I have found that having critical friends around me to listen to ideas and provide their thoughts helps in planning what to do next. Marshall Goldsmith (2007) calls this FeedForward. Since we can’t change the past, we can influence the future. So, what actions will be worthwhile moving forward? What will be the evidence that you will be making progress?
Grant offers a few pointers on how to rethink issues and solutions:
• Doubt – those who are doubters may have real concerns that should be addressed
• Curiosity – be curious rather than judgmental. I have coached people to ask a question first before making a statement as fact. This keeps conversations going.
• Discovery – by asking how someone arrived at a conclusion gives us an explanation of the thinking process. This provides a better way to understand other points of view
• Humility – we can’t overstate humility. Being able to say ‘I am not as good as I want to be’ or ‘the results are not as good as I would like’ can open up more possibilities. If we get busy defending our position, people tend to acquiesce and walk away
Here is a list of defensive statements on page 30 that most of us have heard many times. We have to find other pathways to resolve some of these.
• That will never work here
• That’s not what my experience has shown
• That’s too complicated; let’s not overthink it
• That’s the way we’ve always done it
“Ignorance more frequently begets confidence than does knowledge.”
Research from Dunning and Kruger (1999) found that many people overestimate their abilities or acumen. To cover up a lack of competence some will use an offensive strategy of overconfidence. This can lead to negative consequences.
Here are some of the findings:
• On average, they believed they did better than 62 percent of their peers, but in reality outperformed only 12 percent of them. The less intelligent we are in a particular domain, the more we seem to overestimate our actual intelligence in that domain.
• Managers Tend to Overrate Their Abilities (Measured versus Self-Evaluated Management Practices Score) Graph p. 39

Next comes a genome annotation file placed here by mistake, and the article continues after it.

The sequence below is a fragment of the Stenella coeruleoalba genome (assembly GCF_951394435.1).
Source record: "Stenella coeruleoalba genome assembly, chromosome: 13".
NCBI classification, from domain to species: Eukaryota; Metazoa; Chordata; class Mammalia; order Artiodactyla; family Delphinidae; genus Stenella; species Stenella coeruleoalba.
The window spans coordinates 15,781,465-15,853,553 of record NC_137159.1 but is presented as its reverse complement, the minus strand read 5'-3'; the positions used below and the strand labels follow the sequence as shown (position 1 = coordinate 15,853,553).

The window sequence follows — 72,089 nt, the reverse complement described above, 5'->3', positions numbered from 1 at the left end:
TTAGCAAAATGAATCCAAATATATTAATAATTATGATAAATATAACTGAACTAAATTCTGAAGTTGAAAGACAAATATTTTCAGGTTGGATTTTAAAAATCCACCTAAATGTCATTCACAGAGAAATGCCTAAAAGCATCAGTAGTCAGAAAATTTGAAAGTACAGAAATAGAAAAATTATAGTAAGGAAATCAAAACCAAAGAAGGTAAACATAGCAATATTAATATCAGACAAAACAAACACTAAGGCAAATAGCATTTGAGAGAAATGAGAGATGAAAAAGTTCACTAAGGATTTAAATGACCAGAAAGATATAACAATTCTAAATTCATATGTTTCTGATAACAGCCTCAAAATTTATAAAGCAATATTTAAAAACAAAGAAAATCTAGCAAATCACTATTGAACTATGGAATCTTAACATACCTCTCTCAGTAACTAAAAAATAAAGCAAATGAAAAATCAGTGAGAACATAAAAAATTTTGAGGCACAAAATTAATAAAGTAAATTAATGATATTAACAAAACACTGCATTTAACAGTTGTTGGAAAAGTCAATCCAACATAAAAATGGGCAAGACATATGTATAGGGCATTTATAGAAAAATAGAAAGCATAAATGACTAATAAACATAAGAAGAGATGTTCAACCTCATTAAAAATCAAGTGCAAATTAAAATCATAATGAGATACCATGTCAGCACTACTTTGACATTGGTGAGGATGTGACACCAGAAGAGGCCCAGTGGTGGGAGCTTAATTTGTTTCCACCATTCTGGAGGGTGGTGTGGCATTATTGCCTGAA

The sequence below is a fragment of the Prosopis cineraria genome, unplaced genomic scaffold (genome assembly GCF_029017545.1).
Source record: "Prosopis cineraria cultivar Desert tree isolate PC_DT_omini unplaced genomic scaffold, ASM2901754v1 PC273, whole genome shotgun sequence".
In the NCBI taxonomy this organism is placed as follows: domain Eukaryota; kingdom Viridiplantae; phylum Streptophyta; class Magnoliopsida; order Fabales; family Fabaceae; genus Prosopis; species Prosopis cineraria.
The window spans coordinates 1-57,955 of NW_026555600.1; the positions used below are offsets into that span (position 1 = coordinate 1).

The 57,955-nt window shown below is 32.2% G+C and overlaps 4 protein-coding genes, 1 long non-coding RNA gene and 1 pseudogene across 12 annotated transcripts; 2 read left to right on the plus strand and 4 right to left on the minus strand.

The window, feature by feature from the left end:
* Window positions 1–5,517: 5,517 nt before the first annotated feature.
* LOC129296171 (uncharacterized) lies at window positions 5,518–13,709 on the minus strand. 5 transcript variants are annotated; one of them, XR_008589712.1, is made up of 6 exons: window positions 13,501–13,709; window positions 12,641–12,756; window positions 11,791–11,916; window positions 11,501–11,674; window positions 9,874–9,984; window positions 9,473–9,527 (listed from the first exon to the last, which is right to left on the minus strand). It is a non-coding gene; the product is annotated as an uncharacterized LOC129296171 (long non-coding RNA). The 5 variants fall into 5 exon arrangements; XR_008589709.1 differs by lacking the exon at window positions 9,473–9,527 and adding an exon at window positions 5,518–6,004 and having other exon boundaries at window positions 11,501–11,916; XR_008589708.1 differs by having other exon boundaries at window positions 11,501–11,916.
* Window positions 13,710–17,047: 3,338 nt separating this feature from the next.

When we look at leaders and leadership, this quote by Grant makes a great deal of sense “Strong leaders engage their critics and make themselves stronger. Weak leaders silence their critics and make themselves weaker.”
Again, Grant offers a few suggestions: How to Acquire Wisdom?
2. Make MISTAKES.
3. Learn from Mistakes
4. Repeat Steps 1-3 until wisdom is acquired
5. Realizing that wisdom in Step 4 was really not wisdom at all.
6. Repeat Steps 1-5 for the rest of your life.
Another quote that struck me in the book was from actor Will Smith: After all, it doesn’t matter “whose fault it is that something is broken if it’s your responsibility to fix it. Taking responsibility is taking your power back.”
As an educator, I loved this quote: “I believe that good teachers introduce new thoughts, but great teachers introduce new ways of thinking.” It is past time to rethink our educational structures as we compete in a global economy. Tony Wagner, Andy Hargreaves, Art Costa, among others, in education have been offering new ideas to be implemented in education for years. Business leaders such as Richard Sheridan (Menlo Innovations), Marshall Goldsmith (Stakeholder Centered Coaching), Ed Catmull (Pixar), Peter Block, Edgar Schein, among others have offered suggestions about workplaces that could be the best places for humans and creativity.
Richard Sheridan (2013), in his book Joy, Inc. offers several ideas. Here are three:
1. Run the Experiment – try things and see if they work
2. Make Mistakes Fastr – NOT a typo.
3. Hire for Kindergarten skills – Do they play well with other
Grant said, “Bold, persistent experimentation might be our best tool for rethinking.” I believe Adam Grant is correct. Read this book. It is well worth the investment of your time and thinking.
Dunning, David & Kruger, Justin. (1999). Dunning-Kruger Effect. Cornell University.
Gawande, Atul. (2007). Better: A surgeon’s notes on performance. New York: Picador.
Goldsmith, Marshall. (2007). What got you here won’t get you there. New York: Hyperion
Klein, Gary. (1998). Sources of power: how people make decisions. Cambridge, MA:
The MIT Press.
Schon, Donald. (1983). The reflective practitioner. New York: Basic Books, Inc.
Sheridan, Richard. (2013). Joy, Inc. New York: Penguin